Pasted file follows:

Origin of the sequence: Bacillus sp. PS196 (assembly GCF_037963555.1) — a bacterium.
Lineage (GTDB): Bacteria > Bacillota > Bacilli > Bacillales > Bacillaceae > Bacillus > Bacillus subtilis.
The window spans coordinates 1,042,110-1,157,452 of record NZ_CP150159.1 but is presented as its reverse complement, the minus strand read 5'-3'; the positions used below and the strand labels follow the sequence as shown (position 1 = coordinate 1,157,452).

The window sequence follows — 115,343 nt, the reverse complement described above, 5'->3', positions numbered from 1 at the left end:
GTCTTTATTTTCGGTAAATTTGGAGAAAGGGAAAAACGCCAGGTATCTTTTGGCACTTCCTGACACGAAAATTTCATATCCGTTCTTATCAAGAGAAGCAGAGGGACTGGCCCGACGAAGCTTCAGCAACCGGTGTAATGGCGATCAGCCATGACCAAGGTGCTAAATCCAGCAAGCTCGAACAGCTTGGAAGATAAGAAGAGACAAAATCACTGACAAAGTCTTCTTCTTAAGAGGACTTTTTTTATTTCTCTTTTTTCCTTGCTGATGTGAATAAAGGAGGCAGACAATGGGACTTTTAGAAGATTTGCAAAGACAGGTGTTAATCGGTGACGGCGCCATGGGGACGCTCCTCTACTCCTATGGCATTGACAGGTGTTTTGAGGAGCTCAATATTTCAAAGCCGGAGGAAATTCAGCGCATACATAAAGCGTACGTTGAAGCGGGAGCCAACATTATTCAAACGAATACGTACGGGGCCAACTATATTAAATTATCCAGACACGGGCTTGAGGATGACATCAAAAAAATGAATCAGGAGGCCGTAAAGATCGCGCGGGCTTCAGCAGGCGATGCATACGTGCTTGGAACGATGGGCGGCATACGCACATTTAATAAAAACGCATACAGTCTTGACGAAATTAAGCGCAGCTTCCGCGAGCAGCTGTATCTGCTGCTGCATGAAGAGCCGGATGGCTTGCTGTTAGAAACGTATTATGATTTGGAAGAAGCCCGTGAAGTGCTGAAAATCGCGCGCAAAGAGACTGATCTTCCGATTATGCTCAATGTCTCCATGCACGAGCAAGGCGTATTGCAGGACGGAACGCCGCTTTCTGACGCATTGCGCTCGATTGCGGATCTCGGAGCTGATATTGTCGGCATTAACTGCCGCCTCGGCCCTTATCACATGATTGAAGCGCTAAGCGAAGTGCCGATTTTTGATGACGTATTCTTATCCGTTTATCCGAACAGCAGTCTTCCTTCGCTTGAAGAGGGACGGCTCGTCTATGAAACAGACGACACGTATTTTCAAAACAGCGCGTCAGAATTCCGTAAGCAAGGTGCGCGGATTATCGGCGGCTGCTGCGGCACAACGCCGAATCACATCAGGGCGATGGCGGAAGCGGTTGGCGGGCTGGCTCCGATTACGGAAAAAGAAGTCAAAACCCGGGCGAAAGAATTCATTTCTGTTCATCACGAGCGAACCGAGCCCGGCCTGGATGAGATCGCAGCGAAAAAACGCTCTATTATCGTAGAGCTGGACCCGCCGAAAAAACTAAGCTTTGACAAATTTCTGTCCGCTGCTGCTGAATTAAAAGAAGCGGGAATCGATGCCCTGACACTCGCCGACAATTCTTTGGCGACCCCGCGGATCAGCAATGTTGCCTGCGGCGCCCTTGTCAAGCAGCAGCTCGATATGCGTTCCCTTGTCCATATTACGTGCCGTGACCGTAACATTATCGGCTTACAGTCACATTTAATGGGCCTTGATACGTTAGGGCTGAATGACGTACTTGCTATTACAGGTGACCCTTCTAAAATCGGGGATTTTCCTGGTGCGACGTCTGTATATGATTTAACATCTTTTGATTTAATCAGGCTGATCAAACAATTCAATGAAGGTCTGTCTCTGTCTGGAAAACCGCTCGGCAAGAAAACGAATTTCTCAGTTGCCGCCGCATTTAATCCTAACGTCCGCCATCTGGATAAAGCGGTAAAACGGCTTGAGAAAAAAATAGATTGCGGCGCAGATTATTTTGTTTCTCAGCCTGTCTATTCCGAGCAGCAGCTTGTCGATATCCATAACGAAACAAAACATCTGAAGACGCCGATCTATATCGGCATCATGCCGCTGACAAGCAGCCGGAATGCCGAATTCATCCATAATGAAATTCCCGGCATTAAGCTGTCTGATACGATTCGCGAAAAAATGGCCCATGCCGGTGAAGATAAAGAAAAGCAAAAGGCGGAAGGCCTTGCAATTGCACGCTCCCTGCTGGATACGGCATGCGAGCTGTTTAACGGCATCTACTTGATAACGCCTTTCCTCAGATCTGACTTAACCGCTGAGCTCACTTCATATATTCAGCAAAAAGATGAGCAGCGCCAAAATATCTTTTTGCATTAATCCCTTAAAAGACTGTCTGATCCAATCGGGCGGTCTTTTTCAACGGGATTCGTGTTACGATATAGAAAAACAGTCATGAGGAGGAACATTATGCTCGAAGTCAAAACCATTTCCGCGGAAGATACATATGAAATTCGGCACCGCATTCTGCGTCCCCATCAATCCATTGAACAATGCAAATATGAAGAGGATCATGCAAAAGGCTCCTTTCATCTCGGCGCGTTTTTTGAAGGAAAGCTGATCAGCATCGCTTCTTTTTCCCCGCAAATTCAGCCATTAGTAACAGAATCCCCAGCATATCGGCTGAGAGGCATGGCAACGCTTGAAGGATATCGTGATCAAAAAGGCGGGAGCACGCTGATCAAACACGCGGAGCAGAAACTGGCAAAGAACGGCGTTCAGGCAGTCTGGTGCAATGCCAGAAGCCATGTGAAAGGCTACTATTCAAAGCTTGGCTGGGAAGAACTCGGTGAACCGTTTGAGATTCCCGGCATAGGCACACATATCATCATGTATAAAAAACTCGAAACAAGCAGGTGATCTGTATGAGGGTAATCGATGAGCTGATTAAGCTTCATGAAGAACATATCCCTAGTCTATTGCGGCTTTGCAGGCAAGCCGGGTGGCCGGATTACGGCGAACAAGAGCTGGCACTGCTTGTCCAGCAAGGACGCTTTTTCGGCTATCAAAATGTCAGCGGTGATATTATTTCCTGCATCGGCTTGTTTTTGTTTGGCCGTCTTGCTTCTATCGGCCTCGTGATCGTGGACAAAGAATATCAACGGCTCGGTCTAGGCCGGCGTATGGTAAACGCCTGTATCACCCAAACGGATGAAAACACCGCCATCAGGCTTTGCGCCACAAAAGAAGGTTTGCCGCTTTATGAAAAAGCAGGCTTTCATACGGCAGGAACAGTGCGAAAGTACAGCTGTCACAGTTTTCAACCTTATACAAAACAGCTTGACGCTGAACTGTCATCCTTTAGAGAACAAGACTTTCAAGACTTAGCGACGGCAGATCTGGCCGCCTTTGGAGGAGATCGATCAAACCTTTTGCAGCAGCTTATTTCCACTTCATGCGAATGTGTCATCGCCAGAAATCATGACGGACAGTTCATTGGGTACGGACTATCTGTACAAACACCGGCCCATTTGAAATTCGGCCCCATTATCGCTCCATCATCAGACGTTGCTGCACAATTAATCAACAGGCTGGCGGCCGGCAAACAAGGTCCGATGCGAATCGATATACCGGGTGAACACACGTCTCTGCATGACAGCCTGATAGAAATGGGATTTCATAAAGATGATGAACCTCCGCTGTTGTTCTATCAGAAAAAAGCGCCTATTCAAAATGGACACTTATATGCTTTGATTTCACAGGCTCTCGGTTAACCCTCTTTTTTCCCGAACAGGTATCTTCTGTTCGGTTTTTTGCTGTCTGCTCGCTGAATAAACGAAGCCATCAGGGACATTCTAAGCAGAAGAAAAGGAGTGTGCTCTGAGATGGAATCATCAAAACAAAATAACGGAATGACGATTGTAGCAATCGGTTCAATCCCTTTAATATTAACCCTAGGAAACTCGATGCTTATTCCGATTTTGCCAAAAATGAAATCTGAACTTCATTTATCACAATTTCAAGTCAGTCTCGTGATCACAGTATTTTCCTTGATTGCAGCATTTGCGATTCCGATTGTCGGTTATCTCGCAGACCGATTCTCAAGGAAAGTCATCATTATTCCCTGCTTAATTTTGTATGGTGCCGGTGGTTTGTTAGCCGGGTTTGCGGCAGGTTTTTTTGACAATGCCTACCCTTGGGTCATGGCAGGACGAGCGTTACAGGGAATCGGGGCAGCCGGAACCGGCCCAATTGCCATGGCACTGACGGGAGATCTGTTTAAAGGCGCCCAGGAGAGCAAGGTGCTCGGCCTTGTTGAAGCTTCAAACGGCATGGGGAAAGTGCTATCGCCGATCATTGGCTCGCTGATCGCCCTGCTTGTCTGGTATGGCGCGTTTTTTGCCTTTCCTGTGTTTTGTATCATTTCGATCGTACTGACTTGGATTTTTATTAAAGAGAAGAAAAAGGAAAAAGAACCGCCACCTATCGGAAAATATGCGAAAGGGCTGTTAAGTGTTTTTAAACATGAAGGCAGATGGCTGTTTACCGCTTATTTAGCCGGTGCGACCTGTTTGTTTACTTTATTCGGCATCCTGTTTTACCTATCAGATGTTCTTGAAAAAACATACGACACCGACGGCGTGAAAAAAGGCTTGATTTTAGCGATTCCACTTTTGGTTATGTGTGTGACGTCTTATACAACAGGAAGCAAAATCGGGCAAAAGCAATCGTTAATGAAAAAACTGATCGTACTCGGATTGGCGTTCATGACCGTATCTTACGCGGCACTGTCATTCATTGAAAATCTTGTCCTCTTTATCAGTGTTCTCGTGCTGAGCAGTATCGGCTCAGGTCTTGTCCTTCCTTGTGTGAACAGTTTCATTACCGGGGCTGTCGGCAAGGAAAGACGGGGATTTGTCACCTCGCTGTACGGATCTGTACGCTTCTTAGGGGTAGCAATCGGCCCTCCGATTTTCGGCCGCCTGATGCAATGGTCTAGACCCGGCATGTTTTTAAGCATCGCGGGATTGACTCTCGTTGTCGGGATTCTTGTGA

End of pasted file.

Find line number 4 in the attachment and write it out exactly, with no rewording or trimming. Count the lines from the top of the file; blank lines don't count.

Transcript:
The window sequence follows — 115,343 nt, the reverse complement described above, 5'->3', positions numbered from 1 at the left end: